Here is the latest installment of ADTSG’s student profiles feature!
These profiles are a way for the ADTSG membership to become acquainted with the next generation of anthropologists of alcohol, drugs, and tobacco. In this vein, each profile will introduce one graduate or undergraduate student to the group by asking him or her a series of questions related to his/her background and career aspirations in this field.
In this installment, we are profiling Olivia Marcus, a Ph.D. student at the University of Connecticut.
Why did you choose to study anthropology?
I wanted to study everything when I entered university: medicine, political science, chemistry, economics, history, biology, and human behavior. Anthropology intrigued me as a discipline that considers these various disciplines in a particularly critical way. I had a particular interest in health, medicine, and well-being, especially as they relate to spirituality and various therapeutic techniques. It was my fascination with the HIV/AIDS epidemic through the anthropological lens that was a deciding factor for me to sway more toward the social science-public health work rather than approaches found in conventional biological science. My pressing question had always been: why do epidemics and health disparities still exist when western medicine is so effective? Also, what drives people to continue to use various other forms of therapeutic modalities and why do people persist in unhealthy behaviors when they ostensibly know better? Like many freshman in their first foray into the vast world of ethnography, I was deeply influenced by the political-economic explanations put forth by medical anthropologists such as Nancy Scheper-Hughes, Arthur Kleinman, and Paul Farmer, yet also was fortunate to stumble upon the works of Marlene Dobkin de Rios, Eduardo Luna, and E. Jean Langdon. From a young age I had an interest in consciousness and altered states, and upon discovering works in medical anthropology, political-economic critiques, and anthropology of consciousness, I found that my various interests (which also included studying languages, ethnobotany, and traveling) could be explored in a holistic, interconnected way.
Why are you interested in alcohol, drugs, and tobacco research?
Since childhood, I had a fascination with what role psychedelic drugs play in the search for so-called “higher” states of consciousness and deeper levels of self-knowledge. Growing up in Silicon Valley was definitely an influence in my process, since the culture and early access to the internet made it relatively easy to find people, books, and online resources with which I could explore these topics. When I learned that psychedelics were not only used for meditation and altering consciousness, but also for healing/medicinal purposes, I wanted to understand more about the different contexts in which this healing occurs, how many different traditions and methods exist, and the extent to which these methods are effective. I began my doctoral research with a lot of hesitancy toward using the word ‘drug’ and the term “drug research” to characterize my research since I focus on the use of plant medicines, specifically ayahuasca and the various other plants used among shamans in the Peruvian Amazon. I became interested in this context upon learning of the various therapeutic applications for both psychedelic and non-psychedelic plant preparations that are attracting a growing number of global audiences to the jungle. I find this work an exciting exploration of my interest in health-seeking behavior in a therapeutically plural environment, particularly for mental health and well-being.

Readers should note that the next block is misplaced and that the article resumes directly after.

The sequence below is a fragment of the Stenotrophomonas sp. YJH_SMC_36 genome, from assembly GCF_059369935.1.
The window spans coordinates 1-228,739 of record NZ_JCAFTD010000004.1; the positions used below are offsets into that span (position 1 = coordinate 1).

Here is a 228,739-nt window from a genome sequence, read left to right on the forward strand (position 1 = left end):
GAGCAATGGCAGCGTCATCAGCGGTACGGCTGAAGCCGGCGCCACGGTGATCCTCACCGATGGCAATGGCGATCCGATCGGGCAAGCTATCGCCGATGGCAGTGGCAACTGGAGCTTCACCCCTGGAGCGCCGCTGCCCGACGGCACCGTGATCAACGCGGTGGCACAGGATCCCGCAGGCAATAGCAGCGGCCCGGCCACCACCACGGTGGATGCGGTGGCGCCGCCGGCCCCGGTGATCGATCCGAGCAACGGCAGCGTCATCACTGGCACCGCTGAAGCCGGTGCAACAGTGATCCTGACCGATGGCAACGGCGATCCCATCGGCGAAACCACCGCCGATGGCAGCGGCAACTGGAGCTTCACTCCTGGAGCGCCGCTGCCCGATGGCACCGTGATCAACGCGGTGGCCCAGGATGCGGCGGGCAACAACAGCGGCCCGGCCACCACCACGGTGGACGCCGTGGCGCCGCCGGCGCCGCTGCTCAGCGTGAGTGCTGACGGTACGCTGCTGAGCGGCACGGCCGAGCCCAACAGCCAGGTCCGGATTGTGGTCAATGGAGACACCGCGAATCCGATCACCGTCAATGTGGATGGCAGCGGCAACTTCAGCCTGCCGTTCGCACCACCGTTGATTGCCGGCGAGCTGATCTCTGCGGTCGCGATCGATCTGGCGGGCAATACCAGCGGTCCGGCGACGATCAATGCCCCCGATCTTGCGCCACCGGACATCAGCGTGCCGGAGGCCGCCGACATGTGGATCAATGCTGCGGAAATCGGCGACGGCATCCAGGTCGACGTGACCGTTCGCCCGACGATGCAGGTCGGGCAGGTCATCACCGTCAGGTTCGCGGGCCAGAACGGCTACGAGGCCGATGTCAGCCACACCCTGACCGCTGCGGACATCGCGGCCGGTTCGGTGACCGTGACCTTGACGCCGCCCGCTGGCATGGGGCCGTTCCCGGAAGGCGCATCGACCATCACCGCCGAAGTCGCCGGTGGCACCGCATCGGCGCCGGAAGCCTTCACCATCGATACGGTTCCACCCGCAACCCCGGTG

What are your research plans for studying alcohol, drugs, and tobacco?
I am currently conducting fieldwork in the Peruvian Amazon for my doctoral dissertation on the therapeutic uses of ayahuasca shamanism for mental health. I focus on the cathartic aspects of plant-based healing techniques (both psychoactive and non-psychoactive) for mental well-being, particularly in light of the many claims that ayahuasca may be beneficial for depression, anxiety, and PTSD. I further question how people who come for healing in the Amazon re-conceptualize their perceptions of health and healing. In this context, ayahuasca and other psychedelic plants are just a few items in the vast medicine cabinet of the Amazon rainforest. However, as a growing profession in Peru and abroad, ayahuasca shamanism has emerged as an important focus in my research, particularly the processes of medicalization and professionalization that are part of the constant re-shaping of shamanic practices and their diffusion around the world.
What do you hope to do after you graduate?
At this point, I feel so immersed in my fieldwork that it is tempting to say I would like to continue living down here and studying plants for years to come. But I have always had an applied orientation to anthropology and envisioned being able to bridge my fieldwork and dissertation research with public health applications. This would involve advocacy for drug policy reform in the US in an effort to facilitate more opportunities for good scientific inquiry into psychedelic substances with therapeutic potential. I also plan to continue the process of helping to design and conduct good studies that can provide evidence for the benefits and risks of psychedelic use, as well as the pros and cons of legalizing them only for medical or therapeutic use.
If you are a student and would like to be profiled for the ADTSG website, please contact ADTSG Student Liaison, Breanne Casper, at email@example.com for more information!